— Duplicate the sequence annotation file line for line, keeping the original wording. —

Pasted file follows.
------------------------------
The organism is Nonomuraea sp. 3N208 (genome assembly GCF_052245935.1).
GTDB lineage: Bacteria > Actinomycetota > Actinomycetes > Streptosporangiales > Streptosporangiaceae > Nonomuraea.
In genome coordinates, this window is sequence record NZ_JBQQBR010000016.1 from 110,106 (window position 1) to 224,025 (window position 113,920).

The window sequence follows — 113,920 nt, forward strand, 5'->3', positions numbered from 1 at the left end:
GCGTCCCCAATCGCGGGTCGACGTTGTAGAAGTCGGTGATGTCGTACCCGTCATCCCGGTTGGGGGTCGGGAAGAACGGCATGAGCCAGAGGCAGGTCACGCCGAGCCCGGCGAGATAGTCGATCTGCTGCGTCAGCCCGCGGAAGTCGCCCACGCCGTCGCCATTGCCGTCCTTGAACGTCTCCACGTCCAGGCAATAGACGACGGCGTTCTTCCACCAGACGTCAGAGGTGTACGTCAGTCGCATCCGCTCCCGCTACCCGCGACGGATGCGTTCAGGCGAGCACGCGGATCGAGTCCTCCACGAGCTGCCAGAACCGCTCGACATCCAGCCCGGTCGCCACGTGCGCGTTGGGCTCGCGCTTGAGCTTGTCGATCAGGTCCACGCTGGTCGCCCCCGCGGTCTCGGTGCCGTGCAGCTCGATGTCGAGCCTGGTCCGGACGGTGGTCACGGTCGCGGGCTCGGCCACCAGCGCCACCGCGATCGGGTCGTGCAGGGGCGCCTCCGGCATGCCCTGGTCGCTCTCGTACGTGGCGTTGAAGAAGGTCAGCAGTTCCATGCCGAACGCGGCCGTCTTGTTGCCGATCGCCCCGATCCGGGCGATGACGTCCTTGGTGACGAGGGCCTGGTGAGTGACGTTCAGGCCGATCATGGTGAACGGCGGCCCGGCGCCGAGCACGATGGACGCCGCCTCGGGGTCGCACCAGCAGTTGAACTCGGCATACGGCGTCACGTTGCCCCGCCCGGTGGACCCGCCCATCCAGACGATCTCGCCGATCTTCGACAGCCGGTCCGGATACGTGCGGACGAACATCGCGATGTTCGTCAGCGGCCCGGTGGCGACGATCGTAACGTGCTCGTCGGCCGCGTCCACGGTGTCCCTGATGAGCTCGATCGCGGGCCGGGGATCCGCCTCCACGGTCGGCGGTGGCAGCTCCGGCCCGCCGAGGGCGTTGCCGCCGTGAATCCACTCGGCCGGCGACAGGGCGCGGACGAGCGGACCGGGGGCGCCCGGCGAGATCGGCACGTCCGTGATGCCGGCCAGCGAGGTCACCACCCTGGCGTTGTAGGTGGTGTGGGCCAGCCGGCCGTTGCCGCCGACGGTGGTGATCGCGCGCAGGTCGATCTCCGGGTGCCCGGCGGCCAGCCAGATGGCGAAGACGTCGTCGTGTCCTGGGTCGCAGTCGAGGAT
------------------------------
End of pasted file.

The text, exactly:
The organism is Nonomuraea sp. 3N208 (genome assembly GCF_052245935.1).
GTDB lineage: Bacteria > Actinomycetota > Actinomycetes > Streptosporangiales > Streptosporangiaceae > Nonomuraea.
In genome coordinates, this window is sequence record NZ_JBQQBR010000016.1 from 110,106 (window position 1) to 224,025 (window position 113,920).

The window sequence follows — 113,920 nt, forward strand, 5'->3', positions numbered from 1 at the left end:
GCGTCCCCAATCGCGGGTCGACGTTGTAGAAGTCGGTGATGTCGTACCCGTCATCCCGGTTGGGGGTCGGGAAGAACGGCATGAGCCAGAGGCAGGTCACGCCGAGCCCGGCGAGATAGTCGATCTGCTGCGTCAGCCCGCGGAAGTCGCCCACGCCGTCGCCATTGCCGTCCTTGAACGTCTCCACGTCCAGGCAATAGACGACGGCGTTCTTCCACCAGACGTCAGAGGTGTACGTCAGTCGCATCCGCTCCCGCTACCCGCGACGGATGCGTTCAGGCGAGCACGCGGATCGAGTCCTCCACGAGCTGCCAGAACCGCTCGACATCCAGCCCGGTCGCCACGTGCGCGTTGGGCTCGCGCTTGAGCTTGTCGATCAGGTCCACGCTGGTCGCCCCCGCGGTCTCGGTGCCGTGCAGCTCGATGTCGAGCCTGGTCCGGACGGTGGTCACGGTCGCGGGCTCGGCCACCAGCGCCACCGCGATCGGGTCGTGCAGGGGCGCCTCCGGCATGCCCTGGTCGCTCTCGTACGTGGCGTTGAAGAAGGTCAGCAGTTCCATGCCGAACGCGGCCGTCTTGTTGCCGATCGCCCCGATCCGGGCGATGACGTCCTTGGTGACGAGGGCCTGGTGAGTGACGTTCAGGCCGATCATGGTGAACGGCGGCCCGGCGCCGAGCACGATGGACGCCGCCTCGGGGTCGCACCAGCAGTTGAACTCGGCATACGGCGTCACGTTGCCCCGCCCGGTGGACCCGCCCATCCAGACGATCTCGCCGATCTTCGACAGCCGGTCCGGATACGTGCGGACGAACATCGCGATGTTCGTCAGCGGCCCGGTGGCGACGATCGTAACGTGCTCGTCGGCCGCGTCCACGGTGTCCCTGATGAGCTCGATCGCGGGCCGGGGATCCGCCTCCACGGTCGGCGGTGGCAGCTCCGGCCCGCCGAGGGCGTTGCCGCCGTGAATCCACTCGGCCGGCGACAGGGCGCGGACGAGCGGACCGGGGGCGCCCGGCGAGATCGGCACGTCCGTGATGCCGGCCAGCGAGGTCACCACCCTGGCGTTGTAGGTGGTGTGGGCCAGCCGGCCGTTGCCGCCGACGGTGGTGATCGCGCGCAGGTCGATCTCCGGGTGCCCGGCGGCCAGCCAGATGGCGAAGACGTCGTCGTGTCCTGGGTCGCAGTCGAGGAT